LONDON (AP and The Golden Hammer Staff) — Oil prices dropped below $20 per barrel early this morning with slight gains later in the early morning, as projections of global demand were among the lowest ever in many decades. Global demand for oil will fall this year by the most ever due to the economic lockdowns enforced around the world to contain the coronavirus pandemic, the International Energy Agency said Wednesday.
Clearly, the mismanagement of the Chinese coronavirus response by western governments, who have insisted on lockdowns and shutdowns, rather than more appropriate precatory responses as accepted epidemiologists have urged, have caused devastating losses in global demand in almost all financial markets as well as in retail industries (such as restaurants) and otherwise. The example of Montgomery County, Texas, is striking. The population in that community is among the most intelligent and prescient. They’ve complied and exceeded the United States Centers for Disease Control guidelines. As a result, growth in Chinese coronavirus cases has been flat all along. The community has suffered six (6) deaths from the illness, while there have been more deaths resulting from the government-mandated economic slowdown in the form of suicides.
At the same time, local governments in Texas have failed to address the high level of spending, salaries, and taxation. Montgomery County, Texas, a local government in a bedrock conservative community, is a striking example of the failure of government to control its largesse.
An estimated drop in demand of 9.3 million barrels a day this year is equivalent to a decade’s worth of growth. The agency, which advises nations on energy use, expects the slide in demand to be the most intense this month. In what it calls a “Black April” for the energy market, demand is forecast to drop to its lowest since 1995.
“We may see it was the worst year in the history of global oil markets,” said Fatih Birol, head of the Paris-based IEA.
The price of crude has fallen by over 60% since the start of the year due to a pricing war between Saudi Arabia and Russia and then the economic devastation wrought by the virus outbreak. It fell further on Wednesday, with the U.S. benchmark hitting a new 18-year low of under $20 a barrel and raising questions about the efficacy of a global pact reached this week to reduce oversupply.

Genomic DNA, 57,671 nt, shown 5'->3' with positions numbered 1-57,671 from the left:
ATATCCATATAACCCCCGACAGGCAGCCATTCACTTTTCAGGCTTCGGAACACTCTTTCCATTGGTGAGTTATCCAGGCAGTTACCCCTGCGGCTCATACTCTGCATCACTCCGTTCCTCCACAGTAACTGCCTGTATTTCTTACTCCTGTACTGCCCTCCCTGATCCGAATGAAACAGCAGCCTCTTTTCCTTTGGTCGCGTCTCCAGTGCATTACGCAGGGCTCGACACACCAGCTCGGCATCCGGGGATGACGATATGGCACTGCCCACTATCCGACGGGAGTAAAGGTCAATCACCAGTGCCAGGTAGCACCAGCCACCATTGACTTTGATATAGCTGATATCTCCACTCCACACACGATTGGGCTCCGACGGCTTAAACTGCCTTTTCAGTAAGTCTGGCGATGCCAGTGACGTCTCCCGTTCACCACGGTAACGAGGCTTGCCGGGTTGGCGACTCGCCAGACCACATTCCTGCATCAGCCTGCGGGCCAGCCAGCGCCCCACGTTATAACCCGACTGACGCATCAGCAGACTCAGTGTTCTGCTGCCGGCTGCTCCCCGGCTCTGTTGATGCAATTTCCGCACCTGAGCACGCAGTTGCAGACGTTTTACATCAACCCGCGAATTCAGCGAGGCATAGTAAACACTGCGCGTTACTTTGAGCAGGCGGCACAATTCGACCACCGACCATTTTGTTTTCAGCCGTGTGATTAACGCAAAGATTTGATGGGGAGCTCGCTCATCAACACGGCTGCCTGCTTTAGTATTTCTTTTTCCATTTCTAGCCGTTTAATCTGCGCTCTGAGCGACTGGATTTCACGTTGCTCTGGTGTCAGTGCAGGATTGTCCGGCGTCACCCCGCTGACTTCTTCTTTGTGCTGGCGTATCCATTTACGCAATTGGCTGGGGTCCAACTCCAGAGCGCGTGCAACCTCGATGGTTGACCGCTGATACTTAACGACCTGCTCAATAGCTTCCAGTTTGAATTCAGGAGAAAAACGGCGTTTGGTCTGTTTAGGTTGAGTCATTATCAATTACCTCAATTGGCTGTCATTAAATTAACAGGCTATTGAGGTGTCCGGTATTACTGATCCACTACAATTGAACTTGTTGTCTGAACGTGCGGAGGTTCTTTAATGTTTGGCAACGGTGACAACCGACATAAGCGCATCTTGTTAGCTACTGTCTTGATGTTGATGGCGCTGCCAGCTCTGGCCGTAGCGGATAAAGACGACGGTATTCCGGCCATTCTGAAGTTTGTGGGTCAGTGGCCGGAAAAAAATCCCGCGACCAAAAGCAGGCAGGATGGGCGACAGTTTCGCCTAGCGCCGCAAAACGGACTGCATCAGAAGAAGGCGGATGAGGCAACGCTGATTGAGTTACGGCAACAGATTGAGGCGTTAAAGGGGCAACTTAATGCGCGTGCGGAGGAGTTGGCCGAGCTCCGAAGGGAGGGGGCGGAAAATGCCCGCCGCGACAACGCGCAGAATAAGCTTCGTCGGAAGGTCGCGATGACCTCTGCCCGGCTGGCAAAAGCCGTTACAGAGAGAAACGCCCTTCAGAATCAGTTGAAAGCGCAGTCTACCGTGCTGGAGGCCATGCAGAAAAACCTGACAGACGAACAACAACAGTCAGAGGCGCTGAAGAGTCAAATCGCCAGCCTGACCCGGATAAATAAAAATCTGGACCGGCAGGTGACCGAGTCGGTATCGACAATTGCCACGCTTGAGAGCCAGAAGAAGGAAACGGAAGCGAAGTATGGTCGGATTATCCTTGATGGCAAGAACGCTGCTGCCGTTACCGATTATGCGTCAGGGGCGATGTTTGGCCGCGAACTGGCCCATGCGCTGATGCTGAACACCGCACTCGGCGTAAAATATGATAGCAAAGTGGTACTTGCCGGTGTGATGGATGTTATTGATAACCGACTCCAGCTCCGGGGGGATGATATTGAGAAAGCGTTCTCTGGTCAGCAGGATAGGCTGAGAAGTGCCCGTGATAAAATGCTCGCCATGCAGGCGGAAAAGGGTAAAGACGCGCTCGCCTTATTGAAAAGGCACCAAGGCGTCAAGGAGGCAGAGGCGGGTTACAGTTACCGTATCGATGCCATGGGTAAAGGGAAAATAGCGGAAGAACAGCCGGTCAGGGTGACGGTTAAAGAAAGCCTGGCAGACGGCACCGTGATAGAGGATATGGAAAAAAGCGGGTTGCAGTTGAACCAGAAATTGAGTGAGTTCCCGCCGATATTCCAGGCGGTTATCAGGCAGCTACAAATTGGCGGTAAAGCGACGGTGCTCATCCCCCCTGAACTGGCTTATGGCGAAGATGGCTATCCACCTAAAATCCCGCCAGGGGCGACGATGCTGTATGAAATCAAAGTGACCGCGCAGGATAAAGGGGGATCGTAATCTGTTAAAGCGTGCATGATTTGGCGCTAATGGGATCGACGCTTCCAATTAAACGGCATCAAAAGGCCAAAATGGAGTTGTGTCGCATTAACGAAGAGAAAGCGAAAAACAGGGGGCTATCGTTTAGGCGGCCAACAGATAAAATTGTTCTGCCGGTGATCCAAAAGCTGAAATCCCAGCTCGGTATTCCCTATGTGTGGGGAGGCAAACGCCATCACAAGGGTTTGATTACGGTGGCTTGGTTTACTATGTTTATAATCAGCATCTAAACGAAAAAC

While the cheaper energy can be helpful for consumers and energy-hungry businesses, it is below the cost of production. That is eating away at the state finances of oil-producing countries, many of whom are relatively poor economies, and pushing companies to bankruptcy. With broad limits on travel and business, many consumers are unable to take advantage of the low prices anyway.
Birol said that this week’s deal by OPEC and other countries to reduce global output by some 9.7 million barrels a day will help stabilize the situation somewhat.
On top of those cuts, countries like China, India, South Korea and the United States will look to buy more oil to store away in strategic reserves.
And the slide in oil prices is already reducing production in many non-OPEC countries as the cost of pumping crude exceeds the return from selling it on the market. Such declines in the U.S., Canada, Brazil and Norway amount to a decline of 3.5 million barrels a day.
The IEA says there could be a recovery in the second half of the year though it would be gradual and there remains a lot of uncertainty over how the pandemic will continue to affect the global economy.
The price of oil dropped after the IEA estimates. The U.S. benchmark was down 3.8% at $19.34 a barrel, while the Brent international contract was down 5.2% at $28.04 a barrel.